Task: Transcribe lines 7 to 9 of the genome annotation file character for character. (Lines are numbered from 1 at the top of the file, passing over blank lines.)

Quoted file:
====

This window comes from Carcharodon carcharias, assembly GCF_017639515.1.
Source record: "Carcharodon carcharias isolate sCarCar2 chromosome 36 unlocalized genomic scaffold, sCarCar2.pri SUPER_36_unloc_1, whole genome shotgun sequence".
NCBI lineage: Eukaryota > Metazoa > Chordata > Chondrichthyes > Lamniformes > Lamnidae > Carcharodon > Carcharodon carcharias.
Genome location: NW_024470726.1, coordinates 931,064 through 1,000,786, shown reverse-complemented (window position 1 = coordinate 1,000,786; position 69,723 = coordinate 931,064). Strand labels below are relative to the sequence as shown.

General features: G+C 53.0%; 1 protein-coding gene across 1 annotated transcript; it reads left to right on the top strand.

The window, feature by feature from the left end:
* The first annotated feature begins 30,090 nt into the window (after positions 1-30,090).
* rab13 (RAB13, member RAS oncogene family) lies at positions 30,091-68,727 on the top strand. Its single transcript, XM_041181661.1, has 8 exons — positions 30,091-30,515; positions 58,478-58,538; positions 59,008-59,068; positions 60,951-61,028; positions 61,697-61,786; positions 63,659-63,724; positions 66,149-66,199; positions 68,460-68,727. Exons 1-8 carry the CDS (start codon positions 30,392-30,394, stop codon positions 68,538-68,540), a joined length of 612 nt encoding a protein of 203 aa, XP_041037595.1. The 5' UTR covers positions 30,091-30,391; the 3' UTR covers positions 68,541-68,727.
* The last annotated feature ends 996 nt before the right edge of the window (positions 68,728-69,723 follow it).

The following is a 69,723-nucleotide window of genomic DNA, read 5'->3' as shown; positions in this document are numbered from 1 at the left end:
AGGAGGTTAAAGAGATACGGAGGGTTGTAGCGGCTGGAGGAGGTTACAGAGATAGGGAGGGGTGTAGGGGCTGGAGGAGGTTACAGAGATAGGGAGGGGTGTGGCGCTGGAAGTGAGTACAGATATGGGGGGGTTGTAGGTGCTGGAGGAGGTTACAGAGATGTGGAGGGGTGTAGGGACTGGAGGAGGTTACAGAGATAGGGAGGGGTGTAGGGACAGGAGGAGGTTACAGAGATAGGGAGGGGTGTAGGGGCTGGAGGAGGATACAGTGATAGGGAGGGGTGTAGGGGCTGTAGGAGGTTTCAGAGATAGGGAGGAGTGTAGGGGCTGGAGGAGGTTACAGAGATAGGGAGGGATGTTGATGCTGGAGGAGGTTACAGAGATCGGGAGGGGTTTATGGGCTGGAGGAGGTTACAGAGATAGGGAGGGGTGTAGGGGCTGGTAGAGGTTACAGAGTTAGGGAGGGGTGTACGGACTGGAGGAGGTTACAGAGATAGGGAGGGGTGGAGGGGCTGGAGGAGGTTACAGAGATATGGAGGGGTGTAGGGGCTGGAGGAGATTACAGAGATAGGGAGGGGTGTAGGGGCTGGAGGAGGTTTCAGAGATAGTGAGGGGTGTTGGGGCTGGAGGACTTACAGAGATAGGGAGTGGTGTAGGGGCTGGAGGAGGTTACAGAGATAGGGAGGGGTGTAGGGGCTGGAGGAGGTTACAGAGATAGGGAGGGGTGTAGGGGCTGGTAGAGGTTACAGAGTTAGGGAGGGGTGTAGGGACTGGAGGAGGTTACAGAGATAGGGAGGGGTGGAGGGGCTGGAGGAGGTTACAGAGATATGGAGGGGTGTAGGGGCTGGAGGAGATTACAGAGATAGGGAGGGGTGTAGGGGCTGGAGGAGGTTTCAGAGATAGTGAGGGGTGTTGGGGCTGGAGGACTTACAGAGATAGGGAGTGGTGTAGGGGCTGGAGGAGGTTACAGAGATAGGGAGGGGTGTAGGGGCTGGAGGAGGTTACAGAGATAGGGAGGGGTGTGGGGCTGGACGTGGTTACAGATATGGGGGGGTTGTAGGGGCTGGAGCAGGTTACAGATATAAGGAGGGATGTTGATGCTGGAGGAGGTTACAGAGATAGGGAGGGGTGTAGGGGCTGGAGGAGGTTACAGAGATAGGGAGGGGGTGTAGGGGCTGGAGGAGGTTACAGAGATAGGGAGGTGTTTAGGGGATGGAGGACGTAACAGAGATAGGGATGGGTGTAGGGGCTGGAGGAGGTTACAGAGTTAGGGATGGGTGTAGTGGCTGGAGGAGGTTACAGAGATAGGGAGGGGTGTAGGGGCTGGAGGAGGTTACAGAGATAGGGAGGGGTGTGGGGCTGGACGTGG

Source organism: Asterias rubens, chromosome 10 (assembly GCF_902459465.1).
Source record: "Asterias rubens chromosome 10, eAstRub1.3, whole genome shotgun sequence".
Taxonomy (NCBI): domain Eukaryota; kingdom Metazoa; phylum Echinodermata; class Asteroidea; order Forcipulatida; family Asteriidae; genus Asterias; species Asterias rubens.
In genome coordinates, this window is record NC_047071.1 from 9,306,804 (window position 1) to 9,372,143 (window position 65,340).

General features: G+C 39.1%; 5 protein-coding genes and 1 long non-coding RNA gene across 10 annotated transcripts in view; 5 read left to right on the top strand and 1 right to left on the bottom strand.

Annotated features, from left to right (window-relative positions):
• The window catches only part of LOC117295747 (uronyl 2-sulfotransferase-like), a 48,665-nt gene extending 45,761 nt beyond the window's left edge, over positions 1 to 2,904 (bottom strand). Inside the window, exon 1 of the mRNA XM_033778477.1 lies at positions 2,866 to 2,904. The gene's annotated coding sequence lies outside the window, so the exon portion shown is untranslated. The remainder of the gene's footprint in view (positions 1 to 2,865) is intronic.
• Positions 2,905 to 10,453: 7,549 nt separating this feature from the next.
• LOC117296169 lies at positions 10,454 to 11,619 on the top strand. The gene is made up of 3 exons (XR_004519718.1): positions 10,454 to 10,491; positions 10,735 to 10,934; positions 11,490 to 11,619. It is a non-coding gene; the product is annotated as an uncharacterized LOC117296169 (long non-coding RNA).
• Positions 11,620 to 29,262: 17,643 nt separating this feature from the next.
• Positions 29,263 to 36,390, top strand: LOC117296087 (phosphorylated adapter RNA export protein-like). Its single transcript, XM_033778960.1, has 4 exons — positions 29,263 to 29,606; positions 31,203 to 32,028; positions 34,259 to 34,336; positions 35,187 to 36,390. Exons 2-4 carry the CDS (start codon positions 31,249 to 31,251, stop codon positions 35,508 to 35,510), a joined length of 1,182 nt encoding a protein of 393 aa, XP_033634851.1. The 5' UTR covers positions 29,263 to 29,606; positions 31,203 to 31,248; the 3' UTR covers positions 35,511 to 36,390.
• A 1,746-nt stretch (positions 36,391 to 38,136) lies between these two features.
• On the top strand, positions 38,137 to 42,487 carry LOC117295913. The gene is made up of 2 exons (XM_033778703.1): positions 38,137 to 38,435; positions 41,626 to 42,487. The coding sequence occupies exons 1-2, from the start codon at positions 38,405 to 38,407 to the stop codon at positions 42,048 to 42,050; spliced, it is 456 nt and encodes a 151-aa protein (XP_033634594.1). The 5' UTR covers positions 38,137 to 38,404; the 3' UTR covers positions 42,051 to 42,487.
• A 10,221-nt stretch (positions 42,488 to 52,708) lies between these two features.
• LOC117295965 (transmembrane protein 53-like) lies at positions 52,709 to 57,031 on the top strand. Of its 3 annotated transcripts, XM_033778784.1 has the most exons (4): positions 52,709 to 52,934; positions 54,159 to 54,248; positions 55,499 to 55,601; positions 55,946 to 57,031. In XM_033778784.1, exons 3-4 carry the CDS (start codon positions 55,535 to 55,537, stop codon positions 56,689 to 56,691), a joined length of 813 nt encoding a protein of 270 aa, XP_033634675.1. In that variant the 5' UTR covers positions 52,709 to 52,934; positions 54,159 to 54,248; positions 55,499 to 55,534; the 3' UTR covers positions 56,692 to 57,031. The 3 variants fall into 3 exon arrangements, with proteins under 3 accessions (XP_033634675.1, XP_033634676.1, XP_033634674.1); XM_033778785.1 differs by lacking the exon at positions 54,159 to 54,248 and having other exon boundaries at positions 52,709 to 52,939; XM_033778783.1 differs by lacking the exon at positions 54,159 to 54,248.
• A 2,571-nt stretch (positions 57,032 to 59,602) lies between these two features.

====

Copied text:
* The first annotated feature begins 30,090 nt into the window (after positions 1-30,090).
* rab13 (RAB13, member RAS oncogene family) lies at positions 30,091-68,727 on the top strand. Its single transcript, XM_041181661.1, has 8 exons — positions 30,091-30,515; positions 58,478-58,538; positions 59,008-59,068; positions 60,951-61,028; positions 61,697-61,786; positions 63,659-63,724; positions 66,149-66,199; positions 68,460-68,727. Exons 1-8 carry the CDS (start codon positions 30,392-30,394, stop codon positions 68,538-68,540), a joined length of 612 nt encoding a protein of 203 aa, XP_041037595.1. The 5' UTR covers positions 30,091-30,391; the 3' UTR covers positions 68,541-68,727.
* The last annotated feature ends 996 nt before the right edge of the window (positions 68,728-69,723 follow it).